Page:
© The Financial Times Ltd 2016 FT and 'Financial Times' are trademarks of The Financial Times Ltd.
October 27, 2011 12:03 pm
Volkswagen’s bid to overtake Toyota as the world’s biggest carmaker gained traction after it posted nine-month earnings that exceeded its total profit in 2010 and swelled its automotive division’s net cash pile to more than €21bn.
|Sales||Net profit||Earnings per share||Dividend|
In a week that saw France’s PSA Peugeot Citroën, it’s closest rival in Europe, warn on profits and announce 6,000 job cuts because of slower sales and pricing pressure, VW said it was still reporting higher sales on its home continent, but was keeping a watchful eye on developments.
Christian Klingler, the German carmaker’s head of sales, said there had been “more insecurity in the market” in the third quarter, and he expected this to continue in the final months of the year.
VW’s third-quarter revenues jumped 25 per cent to €38.5bn as the Wolfsburg-based carmaker enjoyed strong demand across its brands, which include Audi, Skoda and Bentley.
The company’s net profit more than trebled from €2.2bn to €7.1bn, but the result was heavily influenced by a multibillion-euro book gain on its options to buy down the remaining half of Porsche’s sports car operations that it does not already own.
VW said it still expected full-year revenue and operating profit to be “significantly higher” than in 2010, helped by brisk sales in China.
However, Europe’s top-selling carmaker said that continuing volatility in interest and exchange rate trends and commodities prices would have a damping effect on its earnings.
VW said debt problems in some eurozone countries and the end of scrappage subsidy programmes would affect demand for new vehicles in many west European markets in the fourth quarter.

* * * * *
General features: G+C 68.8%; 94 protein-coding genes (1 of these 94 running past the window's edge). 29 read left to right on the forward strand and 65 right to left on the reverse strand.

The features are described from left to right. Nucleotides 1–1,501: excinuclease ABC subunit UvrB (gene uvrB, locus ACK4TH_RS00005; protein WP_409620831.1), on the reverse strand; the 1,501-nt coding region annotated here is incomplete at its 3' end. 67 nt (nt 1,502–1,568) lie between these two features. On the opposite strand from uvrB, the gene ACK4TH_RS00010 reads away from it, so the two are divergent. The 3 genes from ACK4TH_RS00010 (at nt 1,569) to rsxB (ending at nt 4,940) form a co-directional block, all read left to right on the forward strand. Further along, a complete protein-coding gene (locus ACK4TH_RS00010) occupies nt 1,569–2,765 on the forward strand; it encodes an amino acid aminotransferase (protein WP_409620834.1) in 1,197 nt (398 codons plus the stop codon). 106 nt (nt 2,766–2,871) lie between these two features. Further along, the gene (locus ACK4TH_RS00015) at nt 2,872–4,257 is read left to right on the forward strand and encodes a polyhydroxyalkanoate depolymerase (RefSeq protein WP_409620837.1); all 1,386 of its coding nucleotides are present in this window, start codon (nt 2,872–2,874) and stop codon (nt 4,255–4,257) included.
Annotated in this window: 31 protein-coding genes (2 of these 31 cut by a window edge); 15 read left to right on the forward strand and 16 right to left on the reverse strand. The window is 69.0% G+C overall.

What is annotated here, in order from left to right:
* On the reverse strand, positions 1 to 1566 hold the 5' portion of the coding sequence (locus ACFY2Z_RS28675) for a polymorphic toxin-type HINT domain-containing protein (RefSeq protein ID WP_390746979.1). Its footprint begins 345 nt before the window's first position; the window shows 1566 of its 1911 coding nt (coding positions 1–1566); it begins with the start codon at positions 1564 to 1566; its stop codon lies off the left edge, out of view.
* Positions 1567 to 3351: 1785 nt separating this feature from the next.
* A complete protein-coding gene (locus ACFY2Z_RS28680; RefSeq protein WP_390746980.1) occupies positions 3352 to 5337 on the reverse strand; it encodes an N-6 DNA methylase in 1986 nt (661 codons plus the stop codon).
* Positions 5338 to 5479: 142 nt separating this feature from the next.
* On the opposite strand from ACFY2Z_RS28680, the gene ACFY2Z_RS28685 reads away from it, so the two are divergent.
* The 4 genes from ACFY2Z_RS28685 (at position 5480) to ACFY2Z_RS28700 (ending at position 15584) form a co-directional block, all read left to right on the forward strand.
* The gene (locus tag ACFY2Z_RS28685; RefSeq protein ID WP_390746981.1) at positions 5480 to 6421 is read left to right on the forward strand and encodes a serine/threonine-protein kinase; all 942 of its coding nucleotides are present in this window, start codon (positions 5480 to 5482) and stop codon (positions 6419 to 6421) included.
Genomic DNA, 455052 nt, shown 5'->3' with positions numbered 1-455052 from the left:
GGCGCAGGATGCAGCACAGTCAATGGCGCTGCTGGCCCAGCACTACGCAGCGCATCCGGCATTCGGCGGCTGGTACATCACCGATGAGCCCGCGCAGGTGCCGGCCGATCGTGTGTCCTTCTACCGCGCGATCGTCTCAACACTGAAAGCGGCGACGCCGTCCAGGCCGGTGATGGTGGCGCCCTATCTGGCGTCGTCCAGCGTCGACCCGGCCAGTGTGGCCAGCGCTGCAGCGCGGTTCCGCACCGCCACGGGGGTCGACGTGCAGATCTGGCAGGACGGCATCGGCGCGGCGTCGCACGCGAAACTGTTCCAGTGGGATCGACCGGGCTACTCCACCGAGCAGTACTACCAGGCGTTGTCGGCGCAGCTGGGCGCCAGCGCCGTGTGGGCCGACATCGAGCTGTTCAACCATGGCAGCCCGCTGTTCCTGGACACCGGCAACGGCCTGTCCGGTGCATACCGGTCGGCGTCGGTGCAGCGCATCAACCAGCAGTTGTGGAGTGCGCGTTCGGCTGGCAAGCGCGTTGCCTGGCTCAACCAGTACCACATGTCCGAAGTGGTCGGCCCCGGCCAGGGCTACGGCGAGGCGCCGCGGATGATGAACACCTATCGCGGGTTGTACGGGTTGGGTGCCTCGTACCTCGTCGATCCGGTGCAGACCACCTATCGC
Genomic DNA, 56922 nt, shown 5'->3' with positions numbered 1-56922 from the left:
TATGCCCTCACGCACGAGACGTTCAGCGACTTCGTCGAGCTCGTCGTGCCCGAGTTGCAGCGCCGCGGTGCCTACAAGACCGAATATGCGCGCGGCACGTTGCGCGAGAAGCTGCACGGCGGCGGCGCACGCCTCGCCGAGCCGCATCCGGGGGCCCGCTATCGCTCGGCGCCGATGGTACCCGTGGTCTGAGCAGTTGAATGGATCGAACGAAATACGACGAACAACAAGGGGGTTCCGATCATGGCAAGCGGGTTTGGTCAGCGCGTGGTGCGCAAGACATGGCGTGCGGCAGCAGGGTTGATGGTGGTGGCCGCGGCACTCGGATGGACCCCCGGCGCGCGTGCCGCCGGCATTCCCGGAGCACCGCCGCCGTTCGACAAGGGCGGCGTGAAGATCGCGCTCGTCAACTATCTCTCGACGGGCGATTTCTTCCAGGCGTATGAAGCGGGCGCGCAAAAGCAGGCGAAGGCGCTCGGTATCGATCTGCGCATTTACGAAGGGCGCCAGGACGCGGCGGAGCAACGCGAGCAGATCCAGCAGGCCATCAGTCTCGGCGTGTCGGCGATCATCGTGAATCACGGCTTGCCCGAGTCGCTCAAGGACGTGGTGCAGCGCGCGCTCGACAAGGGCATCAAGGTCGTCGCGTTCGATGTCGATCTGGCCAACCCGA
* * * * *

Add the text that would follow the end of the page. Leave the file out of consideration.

“In light of the current economic uncertainties, we are continuing to monitor developments in the global automotive markets extremely closely,” Martin Winterkorn, chief executive, said.
VW said it was outperforming western Europe’s stagnant market, selling 9 per cent more vehicles in the year to September.
However, VW said demand for vehicles was “much lower” in Spain than a year ago. Sales at its Spanish Seat unit edged up just 3 per cent to 267,000 units in the first nine months of the year, a far lower growth rate than the rest of its brands.
“We believe there is a strong impact in Europe about the concerns about a possible debt crisis,” Mr Klingler said. “Some of our customers are a bit worried to buy cars.”
Even as VW comes closer to unseating Toyota as the industry’s biggest producer by unit sales, western Europe still accounts for 39 per cent of the vehicles it sells.
This came as German car- and truckmaker Daimler reported lower second-quarter earnings weighed down by weakness at its Mercedes-Benz division on Thursday.
Daimler reported third-quarter net profit of €1.36bn, 16 per cent lower than a year ago. The group’s earnings reflected both lower earnings at Mercedez-Benz and charges Daimler took to reflect the falling value of its investments in French carmaker Renault and Russian carmaker Kamaz.
Daimler said Europe’s debt crisis and fiscal austerity represented “an increasing burden on economic developments”.
However, the company said it still expected its businesses to keep growing this year, and upheld its forecast of earnings that would “very significantly exceed” the level in 2010.
Copyright The Financial Times Limited 2016. You may share using our article tools.
Please don't cut articles from FT.com and redistribute by email or post to the web.
Sign up for email briefings to stay up to date on topics you are interested in